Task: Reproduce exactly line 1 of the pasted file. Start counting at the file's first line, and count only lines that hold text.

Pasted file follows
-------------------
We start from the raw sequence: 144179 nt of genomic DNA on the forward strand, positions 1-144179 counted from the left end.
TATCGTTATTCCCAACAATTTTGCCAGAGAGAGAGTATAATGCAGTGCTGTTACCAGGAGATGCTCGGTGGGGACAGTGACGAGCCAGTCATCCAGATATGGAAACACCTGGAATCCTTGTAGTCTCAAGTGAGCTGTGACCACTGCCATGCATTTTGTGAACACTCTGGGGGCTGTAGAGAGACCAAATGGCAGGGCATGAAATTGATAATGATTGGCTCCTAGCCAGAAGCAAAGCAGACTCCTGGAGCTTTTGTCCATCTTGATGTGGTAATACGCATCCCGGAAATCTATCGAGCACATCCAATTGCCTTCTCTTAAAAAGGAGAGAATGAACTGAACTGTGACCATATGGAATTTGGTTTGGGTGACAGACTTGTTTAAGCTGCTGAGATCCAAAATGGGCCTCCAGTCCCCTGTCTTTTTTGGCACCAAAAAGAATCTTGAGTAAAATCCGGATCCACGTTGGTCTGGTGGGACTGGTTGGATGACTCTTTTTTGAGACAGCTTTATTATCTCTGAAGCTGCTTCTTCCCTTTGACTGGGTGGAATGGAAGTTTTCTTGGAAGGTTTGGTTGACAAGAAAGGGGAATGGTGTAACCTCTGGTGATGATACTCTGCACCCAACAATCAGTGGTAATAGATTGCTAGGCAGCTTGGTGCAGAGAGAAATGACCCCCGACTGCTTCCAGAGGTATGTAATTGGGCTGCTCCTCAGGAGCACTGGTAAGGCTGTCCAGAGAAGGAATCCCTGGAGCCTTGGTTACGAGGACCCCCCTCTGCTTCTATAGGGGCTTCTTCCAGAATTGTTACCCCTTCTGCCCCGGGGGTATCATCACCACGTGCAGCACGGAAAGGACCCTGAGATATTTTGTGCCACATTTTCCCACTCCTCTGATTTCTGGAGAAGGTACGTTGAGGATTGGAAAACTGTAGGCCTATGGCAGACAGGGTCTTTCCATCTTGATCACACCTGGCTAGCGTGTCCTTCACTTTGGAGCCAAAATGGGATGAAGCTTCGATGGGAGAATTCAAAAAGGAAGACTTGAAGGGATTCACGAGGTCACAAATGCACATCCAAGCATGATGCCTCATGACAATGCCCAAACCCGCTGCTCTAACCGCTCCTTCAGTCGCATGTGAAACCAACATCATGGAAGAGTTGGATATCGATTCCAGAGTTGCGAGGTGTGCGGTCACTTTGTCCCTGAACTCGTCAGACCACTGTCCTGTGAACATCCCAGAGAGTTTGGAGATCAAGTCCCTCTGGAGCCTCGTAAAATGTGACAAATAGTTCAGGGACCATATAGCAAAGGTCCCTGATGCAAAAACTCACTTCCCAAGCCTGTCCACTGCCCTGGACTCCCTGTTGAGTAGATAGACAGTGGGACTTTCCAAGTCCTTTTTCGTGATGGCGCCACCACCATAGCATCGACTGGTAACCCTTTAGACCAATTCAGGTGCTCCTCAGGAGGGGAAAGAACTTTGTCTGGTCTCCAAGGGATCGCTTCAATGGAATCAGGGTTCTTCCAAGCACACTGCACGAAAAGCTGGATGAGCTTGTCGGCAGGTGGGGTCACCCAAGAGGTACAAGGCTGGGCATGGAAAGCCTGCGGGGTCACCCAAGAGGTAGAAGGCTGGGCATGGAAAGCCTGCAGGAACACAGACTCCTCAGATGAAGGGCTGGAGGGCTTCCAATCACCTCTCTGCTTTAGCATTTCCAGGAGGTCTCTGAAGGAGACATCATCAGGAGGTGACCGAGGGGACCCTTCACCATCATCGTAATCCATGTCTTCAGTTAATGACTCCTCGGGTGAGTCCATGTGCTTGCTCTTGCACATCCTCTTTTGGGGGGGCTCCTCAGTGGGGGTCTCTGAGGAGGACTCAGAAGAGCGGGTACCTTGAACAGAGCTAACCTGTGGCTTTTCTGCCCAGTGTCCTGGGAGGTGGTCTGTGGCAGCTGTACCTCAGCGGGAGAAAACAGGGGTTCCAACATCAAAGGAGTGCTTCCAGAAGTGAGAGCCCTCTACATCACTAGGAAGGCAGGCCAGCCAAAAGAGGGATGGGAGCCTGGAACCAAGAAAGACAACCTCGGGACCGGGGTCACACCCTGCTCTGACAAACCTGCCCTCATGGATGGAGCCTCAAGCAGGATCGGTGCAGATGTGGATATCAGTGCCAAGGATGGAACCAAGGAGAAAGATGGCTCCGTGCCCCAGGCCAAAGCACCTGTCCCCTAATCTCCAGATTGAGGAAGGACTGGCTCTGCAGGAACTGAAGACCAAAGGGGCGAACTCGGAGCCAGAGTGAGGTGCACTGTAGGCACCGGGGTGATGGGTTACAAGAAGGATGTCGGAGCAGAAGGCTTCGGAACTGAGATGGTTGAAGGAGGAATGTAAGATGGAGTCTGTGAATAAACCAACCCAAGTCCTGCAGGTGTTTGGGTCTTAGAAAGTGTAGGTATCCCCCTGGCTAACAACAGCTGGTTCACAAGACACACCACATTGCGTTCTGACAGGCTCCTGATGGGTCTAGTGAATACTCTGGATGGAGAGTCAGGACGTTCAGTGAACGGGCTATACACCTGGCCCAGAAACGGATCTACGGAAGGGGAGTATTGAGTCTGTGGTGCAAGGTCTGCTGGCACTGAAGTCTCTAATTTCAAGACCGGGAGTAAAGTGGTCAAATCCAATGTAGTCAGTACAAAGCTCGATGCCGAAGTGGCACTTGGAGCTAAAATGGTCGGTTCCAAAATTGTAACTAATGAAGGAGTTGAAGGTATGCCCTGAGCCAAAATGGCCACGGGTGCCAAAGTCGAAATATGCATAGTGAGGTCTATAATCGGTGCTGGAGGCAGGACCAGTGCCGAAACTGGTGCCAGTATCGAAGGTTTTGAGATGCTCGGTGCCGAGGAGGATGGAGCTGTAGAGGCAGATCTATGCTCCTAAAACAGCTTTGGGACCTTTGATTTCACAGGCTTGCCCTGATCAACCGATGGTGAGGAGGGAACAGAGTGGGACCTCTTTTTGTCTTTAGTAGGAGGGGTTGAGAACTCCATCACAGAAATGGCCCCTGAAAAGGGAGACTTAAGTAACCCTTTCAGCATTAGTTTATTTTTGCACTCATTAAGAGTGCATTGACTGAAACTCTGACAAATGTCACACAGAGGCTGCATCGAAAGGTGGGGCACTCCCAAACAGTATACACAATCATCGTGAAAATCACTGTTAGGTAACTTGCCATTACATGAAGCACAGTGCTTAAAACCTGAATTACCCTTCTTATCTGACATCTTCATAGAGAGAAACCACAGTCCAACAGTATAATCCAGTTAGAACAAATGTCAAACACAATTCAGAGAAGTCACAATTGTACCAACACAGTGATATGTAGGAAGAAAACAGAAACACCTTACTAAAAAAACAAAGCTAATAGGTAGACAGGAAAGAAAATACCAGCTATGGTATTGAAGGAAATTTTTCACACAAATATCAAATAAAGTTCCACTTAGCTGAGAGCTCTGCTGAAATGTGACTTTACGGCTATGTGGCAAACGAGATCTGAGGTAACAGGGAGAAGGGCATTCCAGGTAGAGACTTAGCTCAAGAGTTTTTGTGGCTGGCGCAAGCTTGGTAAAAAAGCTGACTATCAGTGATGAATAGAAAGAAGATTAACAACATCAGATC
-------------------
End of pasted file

We start from the raw sequence: 144179 nt of genomic DNA on the forward strand, positions 1-144179 counted from the left end.